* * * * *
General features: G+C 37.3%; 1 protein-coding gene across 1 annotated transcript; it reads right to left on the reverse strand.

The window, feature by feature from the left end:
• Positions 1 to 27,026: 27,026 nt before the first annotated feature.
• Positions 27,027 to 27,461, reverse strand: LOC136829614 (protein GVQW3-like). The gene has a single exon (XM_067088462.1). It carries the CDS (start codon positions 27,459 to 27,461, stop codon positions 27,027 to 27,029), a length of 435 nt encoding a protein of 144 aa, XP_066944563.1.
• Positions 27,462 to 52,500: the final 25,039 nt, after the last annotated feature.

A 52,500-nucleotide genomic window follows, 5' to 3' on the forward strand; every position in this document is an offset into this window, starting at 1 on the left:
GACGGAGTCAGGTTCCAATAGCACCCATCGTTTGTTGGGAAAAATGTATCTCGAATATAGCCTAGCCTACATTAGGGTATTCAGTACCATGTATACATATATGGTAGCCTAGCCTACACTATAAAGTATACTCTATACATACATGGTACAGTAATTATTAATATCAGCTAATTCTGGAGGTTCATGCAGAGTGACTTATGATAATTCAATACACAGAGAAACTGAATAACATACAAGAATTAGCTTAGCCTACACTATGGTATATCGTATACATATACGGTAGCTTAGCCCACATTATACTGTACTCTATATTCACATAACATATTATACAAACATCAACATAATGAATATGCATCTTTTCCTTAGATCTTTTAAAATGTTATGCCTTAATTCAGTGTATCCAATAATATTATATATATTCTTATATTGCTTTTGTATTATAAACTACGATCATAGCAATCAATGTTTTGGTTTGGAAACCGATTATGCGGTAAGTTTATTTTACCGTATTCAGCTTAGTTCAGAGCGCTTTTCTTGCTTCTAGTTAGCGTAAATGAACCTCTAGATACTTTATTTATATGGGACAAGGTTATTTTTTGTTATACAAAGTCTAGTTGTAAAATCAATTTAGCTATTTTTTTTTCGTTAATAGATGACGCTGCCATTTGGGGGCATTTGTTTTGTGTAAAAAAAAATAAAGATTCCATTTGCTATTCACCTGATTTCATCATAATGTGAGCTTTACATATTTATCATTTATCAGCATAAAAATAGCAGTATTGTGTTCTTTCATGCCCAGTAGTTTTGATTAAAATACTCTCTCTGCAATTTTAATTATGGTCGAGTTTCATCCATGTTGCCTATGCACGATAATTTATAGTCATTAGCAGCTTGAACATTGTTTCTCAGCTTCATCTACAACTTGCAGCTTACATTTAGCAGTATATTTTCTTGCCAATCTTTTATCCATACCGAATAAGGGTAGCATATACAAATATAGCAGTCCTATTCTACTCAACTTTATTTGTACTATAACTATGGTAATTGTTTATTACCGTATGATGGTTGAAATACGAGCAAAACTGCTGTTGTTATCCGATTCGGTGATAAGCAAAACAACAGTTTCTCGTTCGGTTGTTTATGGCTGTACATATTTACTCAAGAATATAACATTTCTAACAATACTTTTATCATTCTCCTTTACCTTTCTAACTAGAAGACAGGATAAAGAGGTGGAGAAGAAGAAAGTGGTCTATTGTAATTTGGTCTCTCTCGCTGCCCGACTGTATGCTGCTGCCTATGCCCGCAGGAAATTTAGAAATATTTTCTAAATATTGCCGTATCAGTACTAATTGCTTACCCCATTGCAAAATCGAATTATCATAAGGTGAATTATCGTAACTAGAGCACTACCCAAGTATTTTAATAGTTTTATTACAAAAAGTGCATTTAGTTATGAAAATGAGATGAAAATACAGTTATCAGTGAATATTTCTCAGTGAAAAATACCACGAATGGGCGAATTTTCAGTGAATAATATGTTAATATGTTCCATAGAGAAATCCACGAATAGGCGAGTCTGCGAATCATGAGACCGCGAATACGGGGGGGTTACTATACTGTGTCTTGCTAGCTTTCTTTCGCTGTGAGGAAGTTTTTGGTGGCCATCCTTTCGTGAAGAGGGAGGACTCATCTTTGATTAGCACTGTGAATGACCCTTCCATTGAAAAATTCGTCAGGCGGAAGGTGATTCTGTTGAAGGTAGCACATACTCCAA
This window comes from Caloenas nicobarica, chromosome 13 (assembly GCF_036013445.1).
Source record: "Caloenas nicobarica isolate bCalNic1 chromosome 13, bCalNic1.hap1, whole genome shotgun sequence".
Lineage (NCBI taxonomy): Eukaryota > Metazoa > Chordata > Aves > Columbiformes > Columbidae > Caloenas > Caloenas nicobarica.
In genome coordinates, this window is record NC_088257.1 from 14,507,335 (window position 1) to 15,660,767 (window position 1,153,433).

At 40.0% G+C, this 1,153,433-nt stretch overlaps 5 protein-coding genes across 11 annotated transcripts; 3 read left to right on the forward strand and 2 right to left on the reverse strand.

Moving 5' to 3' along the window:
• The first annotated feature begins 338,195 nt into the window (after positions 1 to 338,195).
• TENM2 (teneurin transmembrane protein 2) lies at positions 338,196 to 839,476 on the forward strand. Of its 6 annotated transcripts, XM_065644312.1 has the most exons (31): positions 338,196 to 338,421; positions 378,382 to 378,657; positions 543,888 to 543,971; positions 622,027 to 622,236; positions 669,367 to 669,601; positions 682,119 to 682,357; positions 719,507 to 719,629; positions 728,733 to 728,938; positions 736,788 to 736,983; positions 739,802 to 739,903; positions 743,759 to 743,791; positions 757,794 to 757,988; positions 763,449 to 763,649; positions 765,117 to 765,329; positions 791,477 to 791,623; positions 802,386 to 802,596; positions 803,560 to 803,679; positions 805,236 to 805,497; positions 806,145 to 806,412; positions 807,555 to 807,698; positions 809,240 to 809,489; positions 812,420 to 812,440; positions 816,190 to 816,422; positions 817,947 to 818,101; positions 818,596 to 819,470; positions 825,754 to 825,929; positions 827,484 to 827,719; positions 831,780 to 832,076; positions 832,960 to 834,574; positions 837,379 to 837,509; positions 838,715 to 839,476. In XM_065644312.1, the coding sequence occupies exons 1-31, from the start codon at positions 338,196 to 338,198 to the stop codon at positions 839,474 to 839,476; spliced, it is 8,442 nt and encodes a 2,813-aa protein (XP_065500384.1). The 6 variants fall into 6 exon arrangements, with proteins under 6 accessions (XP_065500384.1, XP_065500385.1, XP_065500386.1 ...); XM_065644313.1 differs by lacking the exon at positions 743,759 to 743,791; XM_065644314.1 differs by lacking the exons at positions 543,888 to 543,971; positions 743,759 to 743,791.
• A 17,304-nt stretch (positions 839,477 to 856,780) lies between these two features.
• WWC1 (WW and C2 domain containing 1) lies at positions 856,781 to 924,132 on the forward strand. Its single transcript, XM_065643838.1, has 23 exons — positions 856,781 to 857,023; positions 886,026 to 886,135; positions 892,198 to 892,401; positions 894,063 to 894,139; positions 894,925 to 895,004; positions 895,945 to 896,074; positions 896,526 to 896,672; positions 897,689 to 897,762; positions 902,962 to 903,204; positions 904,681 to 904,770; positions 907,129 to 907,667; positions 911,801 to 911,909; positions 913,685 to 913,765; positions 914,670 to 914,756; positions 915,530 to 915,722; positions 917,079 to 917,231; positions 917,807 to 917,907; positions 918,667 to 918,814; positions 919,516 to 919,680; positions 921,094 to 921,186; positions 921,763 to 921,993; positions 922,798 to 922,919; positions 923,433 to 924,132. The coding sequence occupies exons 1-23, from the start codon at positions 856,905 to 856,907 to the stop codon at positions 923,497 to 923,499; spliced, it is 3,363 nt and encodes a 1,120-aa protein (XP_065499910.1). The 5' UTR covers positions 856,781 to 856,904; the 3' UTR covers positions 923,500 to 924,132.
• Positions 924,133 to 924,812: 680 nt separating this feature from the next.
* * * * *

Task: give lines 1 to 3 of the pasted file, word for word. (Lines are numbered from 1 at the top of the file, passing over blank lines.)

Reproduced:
General features: G+C 37.3%; 1 protein-coding gene across 1 annotated transcript; it reads right to left on the reverse strand.

The window, feature by feature from the left end:
• Positions 1 to 27,026: 27,026 nt before the first annotated feature.